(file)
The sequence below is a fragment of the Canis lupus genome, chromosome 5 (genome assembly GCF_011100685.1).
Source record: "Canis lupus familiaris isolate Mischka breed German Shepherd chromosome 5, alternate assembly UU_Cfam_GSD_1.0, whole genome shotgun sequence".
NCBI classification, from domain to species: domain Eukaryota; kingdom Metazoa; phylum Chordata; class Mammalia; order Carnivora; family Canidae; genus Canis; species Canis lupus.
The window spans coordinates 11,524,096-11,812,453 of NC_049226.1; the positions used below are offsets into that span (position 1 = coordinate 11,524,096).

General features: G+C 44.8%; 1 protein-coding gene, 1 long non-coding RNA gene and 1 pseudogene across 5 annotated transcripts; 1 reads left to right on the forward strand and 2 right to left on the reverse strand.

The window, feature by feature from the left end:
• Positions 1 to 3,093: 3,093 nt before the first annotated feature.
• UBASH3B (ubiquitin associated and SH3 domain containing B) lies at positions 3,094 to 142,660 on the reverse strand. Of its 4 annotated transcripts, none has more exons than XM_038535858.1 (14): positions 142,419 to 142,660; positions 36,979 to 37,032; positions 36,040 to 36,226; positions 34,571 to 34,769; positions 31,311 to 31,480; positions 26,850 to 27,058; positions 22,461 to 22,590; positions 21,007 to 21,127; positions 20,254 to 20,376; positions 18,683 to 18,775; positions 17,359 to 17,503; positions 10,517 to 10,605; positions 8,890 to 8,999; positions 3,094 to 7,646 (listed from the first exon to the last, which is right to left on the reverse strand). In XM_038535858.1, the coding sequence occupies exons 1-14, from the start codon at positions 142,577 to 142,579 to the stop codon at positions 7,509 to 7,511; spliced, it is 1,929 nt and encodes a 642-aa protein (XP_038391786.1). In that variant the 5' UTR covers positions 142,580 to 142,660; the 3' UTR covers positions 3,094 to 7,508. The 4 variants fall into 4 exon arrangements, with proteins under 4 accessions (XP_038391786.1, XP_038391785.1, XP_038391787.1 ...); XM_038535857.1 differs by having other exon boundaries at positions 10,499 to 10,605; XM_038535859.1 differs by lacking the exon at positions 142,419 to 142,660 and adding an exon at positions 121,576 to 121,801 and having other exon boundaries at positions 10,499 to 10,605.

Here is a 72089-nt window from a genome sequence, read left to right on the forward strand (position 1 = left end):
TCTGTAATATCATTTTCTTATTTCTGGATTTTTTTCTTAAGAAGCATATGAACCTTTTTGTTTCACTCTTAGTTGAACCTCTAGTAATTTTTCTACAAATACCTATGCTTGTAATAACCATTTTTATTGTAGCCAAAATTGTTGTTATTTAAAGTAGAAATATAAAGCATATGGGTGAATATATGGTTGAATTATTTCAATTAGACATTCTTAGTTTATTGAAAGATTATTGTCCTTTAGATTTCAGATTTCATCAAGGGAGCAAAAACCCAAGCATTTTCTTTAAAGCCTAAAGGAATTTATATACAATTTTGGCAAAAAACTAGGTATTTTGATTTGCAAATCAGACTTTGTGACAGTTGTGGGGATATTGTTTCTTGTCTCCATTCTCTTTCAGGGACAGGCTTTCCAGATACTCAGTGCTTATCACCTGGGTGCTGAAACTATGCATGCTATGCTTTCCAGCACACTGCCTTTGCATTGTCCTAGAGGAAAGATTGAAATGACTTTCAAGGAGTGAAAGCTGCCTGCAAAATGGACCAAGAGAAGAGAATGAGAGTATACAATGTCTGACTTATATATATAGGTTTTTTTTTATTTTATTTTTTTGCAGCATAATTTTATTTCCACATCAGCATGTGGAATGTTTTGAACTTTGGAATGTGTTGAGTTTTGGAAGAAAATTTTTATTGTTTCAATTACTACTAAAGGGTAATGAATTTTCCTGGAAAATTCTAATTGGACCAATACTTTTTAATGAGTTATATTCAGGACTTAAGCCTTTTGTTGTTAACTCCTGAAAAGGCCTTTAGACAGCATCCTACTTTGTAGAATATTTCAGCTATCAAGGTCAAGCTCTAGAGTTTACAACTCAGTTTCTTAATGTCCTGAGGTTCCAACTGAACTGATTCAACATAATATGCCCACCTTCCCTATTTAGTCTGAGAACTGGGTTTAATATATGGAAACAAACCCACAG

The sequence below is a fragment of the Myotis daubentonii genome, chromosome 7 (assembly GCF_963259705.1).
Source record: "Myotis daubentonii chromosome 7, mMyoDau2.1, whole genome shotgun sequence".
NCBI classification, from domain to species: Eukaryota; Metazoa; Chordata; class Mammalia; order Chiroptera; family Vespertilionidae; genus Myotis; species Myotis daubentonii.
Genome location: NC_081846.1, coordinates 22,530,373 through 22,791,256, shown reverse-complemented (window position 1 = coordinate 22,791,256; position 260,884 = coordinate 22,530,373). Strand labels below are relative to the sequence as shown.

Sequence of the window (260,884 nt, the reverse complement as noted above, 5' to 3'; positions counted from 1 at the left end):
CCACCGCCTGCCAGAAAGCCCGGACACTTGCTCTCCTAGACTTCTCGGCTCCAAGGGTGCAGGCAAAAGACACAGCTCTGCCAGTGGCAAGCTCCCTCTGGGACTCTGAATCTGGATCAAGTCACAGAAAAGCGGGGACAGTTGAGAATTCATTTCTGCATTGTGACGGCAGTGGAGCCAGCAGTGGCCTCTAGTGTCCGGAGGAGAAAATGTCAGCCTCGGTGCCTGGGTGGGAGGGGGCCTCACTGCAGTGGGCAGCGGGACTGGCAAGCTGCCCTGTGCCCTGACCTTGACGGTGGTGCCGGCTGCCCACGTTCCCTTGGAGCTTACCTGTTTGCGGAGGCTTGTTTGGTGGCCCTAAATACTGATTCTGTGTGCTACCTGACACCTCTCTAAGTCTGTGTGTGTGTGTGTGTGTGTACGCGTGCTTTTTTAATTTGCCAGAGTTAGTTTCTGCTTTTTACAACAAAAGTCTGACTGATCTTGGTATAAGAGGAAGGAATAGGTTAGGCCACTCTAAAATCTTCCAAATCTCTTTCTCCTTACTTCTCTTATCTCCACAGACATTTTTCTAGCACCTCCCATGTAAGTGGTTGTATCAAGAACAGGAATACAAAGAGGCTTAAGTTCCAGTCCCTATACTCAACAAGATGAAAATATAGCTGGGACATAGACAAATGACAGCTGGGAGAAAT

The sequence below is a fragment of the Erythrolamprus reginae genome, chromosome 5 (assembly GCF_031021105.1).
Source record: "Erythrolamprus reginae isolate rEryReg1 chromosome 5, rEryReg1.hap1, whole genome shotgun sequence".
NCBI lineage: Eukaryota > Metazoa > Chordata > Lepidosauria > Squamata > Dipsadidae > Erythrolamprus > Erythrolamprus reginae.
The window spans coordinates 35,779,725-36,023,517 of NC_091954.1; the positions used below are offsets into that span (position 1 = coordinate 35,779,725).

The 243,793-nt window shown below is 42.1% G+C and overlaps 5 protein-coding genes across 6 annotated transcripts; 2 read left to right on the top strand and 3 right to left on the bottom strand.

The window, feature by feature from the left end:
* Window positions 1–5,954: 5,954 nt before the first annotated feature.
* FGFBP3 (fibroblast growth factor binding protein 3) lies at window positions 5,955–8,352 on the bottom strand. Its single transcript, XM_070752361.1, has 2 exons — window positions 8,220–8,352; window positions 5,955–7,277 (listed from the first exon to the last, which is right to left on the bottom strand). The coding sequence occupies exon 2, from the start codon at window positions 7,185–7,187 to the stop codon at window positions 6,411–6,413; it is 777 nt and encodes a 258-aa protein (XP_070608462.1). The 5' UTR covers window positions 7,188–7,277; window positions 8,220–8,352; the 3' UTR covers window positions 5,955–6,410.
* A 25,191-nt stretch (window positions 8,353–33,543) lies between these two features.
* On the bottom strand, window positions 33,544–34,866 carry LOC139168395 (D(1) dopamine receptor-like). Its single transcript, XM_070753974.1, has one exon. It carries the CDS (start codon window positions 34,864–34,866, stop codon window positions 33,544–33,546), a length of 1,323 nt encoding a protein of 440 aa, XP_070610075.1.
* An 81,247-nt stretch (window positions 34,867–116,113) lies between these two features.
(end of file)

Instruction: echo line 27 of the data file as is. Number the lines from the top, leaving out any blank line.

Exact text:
* An 81,247-nt stretch (window positions 34,867–116,113) lies between these two features.